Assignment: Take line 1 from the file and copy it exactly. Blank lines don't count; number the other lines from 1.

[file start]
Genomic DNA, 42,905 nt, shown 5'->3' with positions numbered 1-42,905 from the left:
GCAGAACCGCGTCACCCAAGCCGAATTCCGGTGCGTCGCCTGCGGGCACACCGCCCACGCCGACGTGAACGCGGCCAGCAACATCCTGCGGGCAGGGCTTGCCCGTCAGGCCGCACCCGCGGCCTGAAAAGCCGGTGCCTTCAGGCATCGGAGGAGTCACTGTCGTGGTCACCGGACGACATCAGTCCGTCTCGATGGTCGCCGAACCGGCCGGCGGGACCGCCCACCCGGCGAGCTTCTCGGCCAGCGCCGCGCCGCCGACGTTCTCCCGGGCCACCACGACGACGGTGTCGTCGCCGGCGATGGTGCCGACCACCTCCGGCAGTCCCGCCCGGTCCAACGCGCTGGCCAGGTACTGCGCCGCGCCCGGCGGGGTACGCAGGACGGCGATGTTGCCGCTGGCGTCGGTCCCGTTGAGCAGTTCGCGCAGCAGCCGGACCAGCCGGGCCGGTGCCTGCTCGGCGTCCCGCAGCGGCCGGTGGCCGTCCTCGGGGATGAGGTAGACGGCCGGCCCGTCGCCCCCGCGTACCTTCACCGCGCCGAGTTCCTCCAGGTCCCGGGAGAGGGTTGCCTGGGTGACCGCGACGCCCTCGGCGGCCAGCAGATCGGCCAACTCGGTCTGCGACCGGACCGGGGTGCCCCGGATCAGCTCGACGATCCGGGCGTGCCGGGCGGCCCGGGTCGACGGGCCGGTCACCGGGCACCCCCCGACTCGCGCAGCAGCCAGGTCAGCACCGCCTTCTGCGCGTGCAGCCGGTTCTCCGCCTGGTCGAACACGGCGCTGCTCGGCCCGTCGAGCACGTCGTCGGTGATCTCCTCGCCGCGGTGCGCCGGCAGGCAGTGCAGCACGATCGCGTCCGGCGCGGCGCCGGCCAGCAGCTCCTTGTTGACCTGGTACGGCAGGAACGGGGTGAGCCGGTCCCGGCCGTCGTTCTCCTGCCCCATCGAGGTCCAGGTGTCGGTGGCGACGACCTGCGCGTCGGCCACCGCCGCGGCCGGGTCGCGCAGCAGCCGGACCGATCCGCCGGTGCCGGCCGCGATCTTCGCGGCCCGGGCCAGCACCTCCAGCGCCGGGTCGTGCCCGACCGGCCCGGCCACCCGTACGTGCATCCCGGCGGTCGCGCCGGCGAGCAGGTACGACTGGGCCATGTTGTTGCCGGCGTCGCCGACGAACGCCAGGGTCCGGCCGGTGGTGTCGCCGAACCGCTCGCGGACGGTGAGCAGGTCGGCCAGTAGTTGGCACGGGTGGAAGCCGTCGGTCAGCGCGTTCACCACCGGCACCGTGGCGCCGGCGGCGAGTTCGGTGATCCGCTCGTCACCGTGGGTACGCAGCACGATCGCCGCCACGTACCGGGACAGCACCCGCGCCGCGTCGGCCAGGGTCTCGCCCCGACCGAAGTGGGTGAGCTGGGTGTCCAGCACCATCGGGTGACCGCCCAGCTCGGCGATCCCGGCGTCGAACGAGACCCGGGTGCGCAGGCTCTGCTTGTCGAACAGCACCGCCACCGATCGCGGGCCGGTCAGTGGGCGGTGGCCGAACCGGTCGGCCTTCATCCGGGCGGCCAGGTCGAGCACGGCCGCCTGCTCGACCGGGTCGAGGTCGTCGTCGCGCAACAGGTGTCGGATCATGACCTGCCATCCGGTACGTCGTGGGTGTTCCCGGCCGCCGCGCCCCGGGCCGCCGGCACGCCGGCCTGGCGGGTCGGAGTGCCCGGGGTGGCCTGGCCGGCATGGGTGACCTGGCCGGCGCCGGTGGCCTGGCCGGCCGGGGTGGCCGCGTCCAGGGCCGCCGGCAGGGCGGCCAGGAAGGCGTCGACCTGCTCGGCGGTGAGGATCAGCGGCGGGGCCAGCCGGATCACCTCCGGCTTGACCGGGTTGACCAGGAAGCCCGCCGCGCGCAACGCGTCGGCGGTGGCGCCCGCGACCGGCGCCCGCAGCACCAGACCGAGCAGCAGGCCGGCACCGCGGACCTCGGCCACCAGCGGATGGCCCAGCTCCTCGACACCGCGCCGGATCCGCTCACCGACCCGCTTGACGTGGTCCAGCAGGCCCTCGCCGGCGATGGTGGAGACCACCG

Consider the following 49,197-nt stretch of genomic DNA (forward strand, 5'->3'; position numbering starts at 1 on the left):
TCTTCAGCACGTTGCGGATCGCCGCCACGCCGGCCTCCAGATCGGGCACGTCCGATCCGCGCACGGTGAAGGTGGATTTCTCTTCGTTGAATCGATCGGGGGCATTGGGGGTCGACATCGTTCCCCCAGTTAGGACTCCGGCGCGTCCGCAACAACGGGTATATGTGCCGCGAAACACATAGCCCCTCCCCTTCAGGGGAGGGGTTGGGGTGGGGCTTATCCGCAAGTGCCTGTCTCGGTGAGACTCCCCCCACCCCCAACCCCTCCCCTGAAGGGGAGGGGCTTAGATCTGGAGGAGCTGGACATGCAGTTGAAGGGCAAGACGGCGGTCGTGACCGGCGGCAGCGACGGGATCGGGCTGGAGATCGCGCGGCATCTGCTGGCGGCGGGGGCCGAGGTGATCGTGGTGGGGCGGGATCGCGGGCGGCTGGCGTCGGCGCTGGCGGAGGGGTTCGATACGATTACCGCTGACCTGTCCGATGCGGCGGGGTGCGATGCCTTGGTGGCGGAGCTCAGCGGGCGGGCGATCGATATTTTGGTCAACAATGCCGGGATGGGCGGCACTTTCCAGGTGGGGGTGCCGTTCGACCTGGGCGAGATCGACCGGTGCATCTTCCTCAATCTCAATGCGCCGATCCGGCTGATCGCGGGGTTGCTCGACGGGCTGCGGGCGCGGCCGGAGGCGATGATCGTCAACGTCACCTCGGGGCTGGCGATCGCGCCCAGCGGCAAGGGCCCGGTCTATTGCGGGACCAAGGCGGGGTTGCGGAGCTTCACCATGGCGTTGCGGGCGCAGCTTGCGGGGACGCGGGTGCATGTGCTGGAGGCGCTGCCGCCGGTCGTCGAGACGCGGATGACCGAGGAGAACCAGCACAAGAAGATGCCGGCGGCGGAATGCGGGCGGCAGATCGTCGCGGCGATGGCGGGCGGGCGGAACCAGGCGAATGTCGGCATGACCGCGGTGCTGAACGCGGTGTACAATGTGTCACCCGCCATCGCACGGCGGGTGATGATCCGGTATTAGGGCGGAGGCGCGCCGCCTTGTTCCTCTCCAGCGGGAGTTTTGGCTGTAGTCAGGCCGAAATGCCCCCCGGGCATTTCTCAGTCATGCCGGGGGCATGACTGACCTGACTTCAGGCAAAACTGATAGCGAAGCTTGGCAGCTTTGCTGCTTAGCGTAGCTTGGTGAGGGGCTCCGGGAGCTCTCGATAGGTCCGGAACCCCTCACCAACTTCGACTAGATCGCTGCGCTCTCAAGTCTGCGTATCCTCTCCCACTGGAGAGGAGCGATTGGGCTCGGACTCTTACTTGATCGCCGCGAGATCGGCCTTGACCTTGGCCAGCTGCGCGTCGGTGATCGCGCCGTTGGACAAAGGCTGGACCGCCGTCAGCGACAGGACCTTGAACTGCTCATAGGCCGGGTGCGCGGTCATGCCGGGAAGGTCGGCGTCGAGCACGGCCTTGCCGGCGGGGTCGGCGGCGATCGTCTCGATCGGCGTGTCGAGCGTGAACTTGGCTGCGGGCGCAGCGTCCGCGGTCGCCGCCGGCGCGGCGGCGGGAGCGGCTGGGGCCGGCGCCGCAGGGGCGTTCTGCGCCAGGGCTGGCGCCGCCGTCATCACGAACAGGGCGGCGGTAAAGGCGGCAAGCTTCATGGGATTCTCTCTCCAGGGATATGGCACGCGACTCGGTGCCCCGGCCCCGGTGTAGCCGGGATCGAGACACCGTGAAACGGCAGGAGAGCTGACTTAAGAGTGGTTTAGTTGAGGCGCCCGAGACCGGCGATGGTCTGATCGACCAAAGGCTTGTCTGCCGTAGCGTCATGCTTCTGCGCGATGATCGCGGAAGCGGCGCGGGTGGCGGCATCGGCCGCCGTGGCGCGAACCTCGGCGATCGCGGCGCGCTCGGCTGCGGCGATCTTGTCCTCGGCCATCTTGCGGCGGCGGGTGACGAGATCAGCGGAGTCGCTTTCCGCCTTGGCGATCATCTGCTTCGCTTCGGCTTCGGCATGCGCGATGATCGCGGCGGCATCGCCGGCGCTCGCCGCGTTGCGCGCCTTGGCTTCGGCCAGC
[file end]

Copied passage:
Genomic DNA, 42,905 nt, shown 5'->3' with positions numbered 1-42,905 from the left: